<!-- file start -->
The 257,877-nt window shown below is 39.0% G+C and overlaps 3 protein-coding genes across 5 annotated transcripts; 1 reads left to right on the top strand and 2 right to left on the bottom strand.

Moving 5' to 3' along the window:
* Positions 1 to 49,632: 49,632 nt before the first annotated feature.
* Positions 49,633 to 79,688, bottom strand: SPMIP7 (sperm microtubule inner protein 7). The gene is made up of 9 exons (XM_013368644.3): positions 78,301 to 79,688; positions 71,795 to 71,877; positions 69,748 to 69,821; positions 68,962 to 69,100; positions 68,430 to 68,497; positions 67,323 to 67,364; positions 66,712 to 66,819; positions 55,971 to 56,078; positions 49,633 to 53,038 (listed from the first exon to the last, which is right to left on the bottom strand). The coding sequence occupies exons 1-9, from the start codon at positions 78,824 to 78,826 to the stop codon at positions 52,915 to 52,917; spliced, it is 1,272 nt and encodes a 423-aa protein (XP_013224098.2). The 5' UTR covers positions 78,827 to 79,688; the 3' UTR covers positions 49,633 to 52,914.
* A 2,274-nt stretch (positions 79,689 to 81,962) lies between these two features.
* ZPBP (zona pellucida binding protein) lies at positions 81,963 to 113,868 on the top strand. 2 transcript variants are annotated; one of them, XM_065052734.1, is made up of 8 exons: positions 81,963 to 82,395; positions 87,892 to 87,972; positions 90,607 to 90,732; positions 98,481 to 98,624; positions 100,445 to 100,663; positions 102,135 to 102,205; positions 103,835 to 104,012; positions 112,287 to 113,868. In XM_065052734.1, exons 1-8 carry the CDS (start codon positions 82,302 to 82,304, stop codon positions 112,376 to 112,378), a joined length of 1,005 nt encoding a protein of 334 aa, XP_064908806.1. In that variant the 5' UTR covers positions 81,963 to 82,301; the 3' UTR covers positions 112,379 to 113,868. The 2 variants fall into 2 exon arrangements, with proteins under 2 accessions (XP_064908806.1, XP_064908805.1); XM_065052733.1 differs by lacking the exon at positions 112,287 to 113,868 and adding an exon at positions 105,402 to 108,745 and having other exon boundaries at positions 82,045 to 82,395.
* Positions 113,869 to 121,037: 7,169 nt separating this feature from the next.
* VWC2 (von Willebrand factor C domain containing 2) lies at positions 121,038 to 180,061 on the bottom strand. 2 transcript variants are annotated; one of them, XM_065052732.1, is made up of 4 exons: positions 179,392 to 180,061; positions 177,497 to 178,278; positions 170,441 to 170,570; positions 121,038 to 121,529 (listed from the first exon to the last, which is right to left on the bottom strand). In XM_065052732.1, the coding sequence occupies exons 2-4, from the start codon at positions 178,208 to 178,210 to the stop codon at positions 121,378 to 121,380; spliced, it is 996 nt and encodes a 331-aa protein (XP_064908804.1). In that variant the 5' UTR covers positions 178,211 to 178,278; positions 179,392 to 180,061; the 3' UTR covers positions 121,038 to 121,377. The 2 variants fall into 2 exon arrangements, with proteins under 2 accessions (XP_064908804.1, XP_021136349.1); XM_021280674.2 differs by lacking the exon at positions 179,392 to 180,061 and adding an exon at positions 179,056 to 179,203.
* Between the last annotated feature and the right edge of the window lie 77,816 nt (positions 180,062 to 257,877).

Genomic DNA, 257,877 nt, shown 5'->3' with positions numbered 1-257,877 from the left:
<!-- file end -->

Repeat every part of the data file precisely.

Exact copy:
The 257,877-nt window shown below is 39.0% G+C and overlaps 3 protein-coding genes across 5 annotated transcripts; 1 reads left to right on the top strand and 2 right to left on the bottom strand.

Moving 5' to 3' along the window:
* Positions 1 to 49,632: 49,632 nt before the first annotated feature.
* Positions 49,633 to 79,688, bottom strand: SPMIP7 (sperm microtubule inner protein 7). The gene is made up of 9 exons (XM_013368644.3): positions 78,301 to 79,688; positions 71,795 to 71,877; positions 69,748 to 69,821; positions 68,962 to 69,100; positions 68,430 to 68,497; positions 67,323 to 67,364; positions 66,712 to 66,819; positions 55,971 to 56,078; positions 49,633 to 53,038 (listed from the first exon to the last, which is right to left on the bottom strand). The coding sequence occupies exons 1-9, from the start codon at positions 78,824 to 78,826 to the stop codon at positions 52,915 to 52,917; spliced, it is 1,272 nt and encodes a 423-aa protein (XP_013224098.2). The 5' UTR covers positions 78,827 to 79,688; the 3' UTR covers positions 49,633 to 52,914.
* A 2,274-nt stretch (positions 79,689 to 81,962) lies between these two features.
* ZPBP (zona pellucida binding protein) lies at positions 81,963 to 113,868 on the top strand. 2 transcript variants are annotated; one of them, XM_065052734.1, is made up of 8 exons: positions 81,963 to 82,395; positions 87,892 to 87,972; positions 90,607 to 90,732; positions 98,481 to 98,624; positions 100,445 to 100,663; positions 102,135 to 102,205; positions 103,835 to 104,012; positions 112,287 to 113,868. In XM_065052734.1, exons 1-8 carry the CDS (start codon positions 82,302 to 82,304, stop codon positions 112,376 to 112,378), a joined length of 1,005 nt encoding a protein of 334 aa, XP_064908806.1. In that variant the 5' UTR covers positions 81,963 to 82,301; the 3' UTR covers positions 112,379 to 113,868. The 2 variants fall into 2 exon arrangements, with proteins under 2 accessions (XP_064908806.1, XP_064908805.1); XM_065052733.1 differs by lacking the exon at positions 112,287 to 113,868 and adding an exon at positions 105,402 to 108,745 and having other exon boundaries at positions 82,045 to 82,395.
* Positions 113,869 to 121,037: 7,169 nt separating this feature from the next.
* VWC2 (von Willebrand factor C domain containing 2) lies at positions 121,038 to 180,061 on the bottom strand. 2 transcript variants are annotated; one of them, XM_065052732.1, is made up of 4 exons: positions 179,392 to 180,061; positions 177,497 to 178,278; positions 170,441 to 170,570; positions 121,038 to 121,529 (listed from the first exon to the last, which is right to left on the bottom strand). In XM_065052732.1, the coding sequence occupies exons 2-4, from the start codon at positions 178,208 to 178,210 to the stop codon at positions 121,378 to 121,380; spliced, it is 996 nt and encodes a 331-aa protein (XP_064908804.1). In that variant the 5' UTR covers positions 178,211 to 178,278; positions 179,392 to 180,061; the 3' UTR covers positions 121,038 to 121,377. The 2 variants fall into 2 exon arrangements, with proteins under 2 accessions (XP_064908804.1, XP_021136349.1); XM_021280674.2 differs by lacking the exon at positions 179,392 to 180,061 and adding an exon at positions 179,056 to 179,203.
* Between the last annotated feature and the right edge of the window lie 77,816 nt (positions 180,062 to 257,877).

Genomic DNA, 257,877 nt, shown 5'->3' with positions numbered 1-257,877 from the left: